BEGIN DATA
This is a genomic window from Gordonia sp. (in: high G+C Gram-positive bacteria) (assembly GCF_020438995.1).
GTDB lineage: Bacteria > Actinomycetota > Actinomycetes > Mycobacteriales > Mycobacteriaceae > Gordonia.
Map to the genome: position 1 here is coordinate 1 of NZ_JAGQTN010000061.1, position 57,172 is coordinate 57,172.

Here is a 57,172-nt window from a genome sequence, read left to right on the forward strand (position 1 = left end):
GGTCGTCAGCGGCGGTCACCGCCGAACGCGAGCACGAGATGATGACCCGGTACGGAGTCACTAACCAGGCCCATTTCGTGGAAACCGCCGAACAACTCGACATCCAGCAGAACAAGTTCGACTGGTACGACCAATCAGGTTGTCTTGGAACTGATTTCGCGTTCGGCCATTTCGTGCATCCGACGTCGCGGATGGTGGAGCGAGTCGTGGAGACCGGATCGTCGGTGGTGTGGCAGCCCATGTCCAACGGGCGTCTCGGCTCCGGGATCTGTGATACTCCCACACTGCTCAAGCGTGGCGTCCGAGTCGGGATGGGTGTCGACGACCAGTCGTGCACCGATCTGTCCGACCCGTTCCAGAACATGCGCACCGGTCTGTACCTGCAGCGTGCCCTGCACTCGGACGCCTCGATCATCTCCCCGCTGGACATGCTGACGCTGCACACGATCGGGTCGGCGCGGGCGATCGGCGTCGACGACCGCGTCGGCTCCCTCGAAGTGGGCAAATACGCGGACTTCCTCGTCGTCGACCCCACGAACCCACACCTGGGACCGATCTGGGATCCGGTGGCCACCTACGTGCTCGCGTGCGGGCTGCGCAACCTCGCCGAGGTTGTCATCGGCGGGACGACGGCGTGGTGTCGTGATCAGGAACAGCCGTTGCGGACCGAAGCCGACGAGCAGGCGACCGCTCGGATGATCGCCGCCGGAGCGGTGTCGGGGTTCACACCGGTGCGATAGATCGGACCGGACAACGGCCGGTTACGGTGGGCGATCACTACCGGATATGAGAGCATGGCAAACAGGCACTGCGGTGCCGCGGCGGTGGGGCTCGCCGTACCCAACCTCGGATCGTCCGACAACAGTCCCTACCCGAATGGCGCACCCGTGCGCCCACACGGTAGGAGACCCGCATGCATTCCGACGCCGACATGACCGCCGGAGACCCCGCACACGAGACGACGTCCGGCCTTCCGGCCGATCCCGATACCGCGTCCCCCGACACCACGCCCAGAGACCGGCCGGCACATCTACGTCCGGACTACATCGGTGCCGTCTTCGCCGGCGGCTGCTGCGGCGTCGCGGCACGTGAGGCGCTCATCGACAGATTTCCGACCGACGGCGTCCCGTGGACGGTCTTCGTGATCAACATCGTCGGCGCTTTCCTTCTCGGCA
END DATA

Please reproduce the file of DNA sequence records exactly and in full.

This is a genomic window from Gordonia sp. (in: high G+C Gram-positive bacteria) (assembly GCF_020438995.1).
GTDB lineage: Bacteria > Actinomycetota > Actinomycetes > Mycobacteriales > Mycobacteriaceae > Gordonia.
Map to the genome: position 1 here is coordinate 1 of NZ_JAGQTN010000061.1, position 57,172 is coordinate 57,172.

Here is a 57,172-nt window from a genome sequence, read left to right on the forward strand (position 1 = left end):
GGTCGTCAGCGGCGGTCACCGCCGAACGCGAGCACGAGATGATGACCCGGTACGGAGTCACTAACCAGGCCCATTTCGTGGAAACCGCCGAACAACTCGACATCCAGCAGAACAAGTTCGACTGGTACGACCAATCAGGTTGTCTTGGAACTGATTTCGCGTTCGGCCATTTCGTGCATCCGACGTCGCGGATGGTGGAGCGAGTCGTGGAGACCGGATCGTCGGTGGTGTGGCAGCCCATGTCCAACGGGCGTCTCGGCTCCGGGATCTGTGATACTCCCACACTGCTCAAGCGTGGCGTCCGAGTCGGGATGGGTGTCGACGACCAGTCGTGCACCGATCTGTCCGACCCGTTCCAGAACATGCGCACCGGTCTGTACCTGCAGCGTGCCCTGCACTCGGACGCCTCGATCATCTCCCCGCTGGACATGCTGACGCTGCACACGATCGGGTCGGCGCGGGCGATCGGCGTCGACGACCGCGTCGGCTCCCTCGAAGTGGGCAAATACGCGGACTTCCTCGTCGTCGACCCCACGAACCCACACCTGGGACCGATCTGGGATCCGGTGGCCACCTACGTGCTCGCGTGCGGGCTGCGCAACCTCGCCGAGGTTGTCATCGGCGGGACGACGGCGTGGTGTCGTGATCAGGAACAGCCGTTGCGGACCGAAGCCGACGAGCAGGCGACCGCTCGGATGATCGCCGCCGGAGCGGTGTCGGGGTTCACACCGGTGCGATAGATCGGACCGGACAACGGCCGGTTACGGTGGGCGATCACTACCGGATATGAGAGCATGGCAAACAGGCACTGCGGTGCCGCGGCGGTGGGGCTCGCCGTACCCAACCTCGGATCGTCCGACAACAGTCCCTACCCGAATGGCGCACCCGTGCGCCCACACGGTAGGAGACCCGCATGCATTCCGACGCCGACATGACCGCCGGAGACCCCGCACACGAGACGACGTCCGGCCTTCCGGCCGATCCCGATACCGCGTCCCCCGACACCACGCCCAGAGACCGGCCGGCACATCTACGTCCGGACTACATCGGTGCCGTCTTCGCCGGCGGCTGCTGCGGCGTCGCGGCACGTGAGGCGCTCATCGACAGATTTCCGACCGACGGCGTCCCGTGGACGGTCTTCGTGATCAACATCGTCGGCGCTTTCCTTCTCGGCA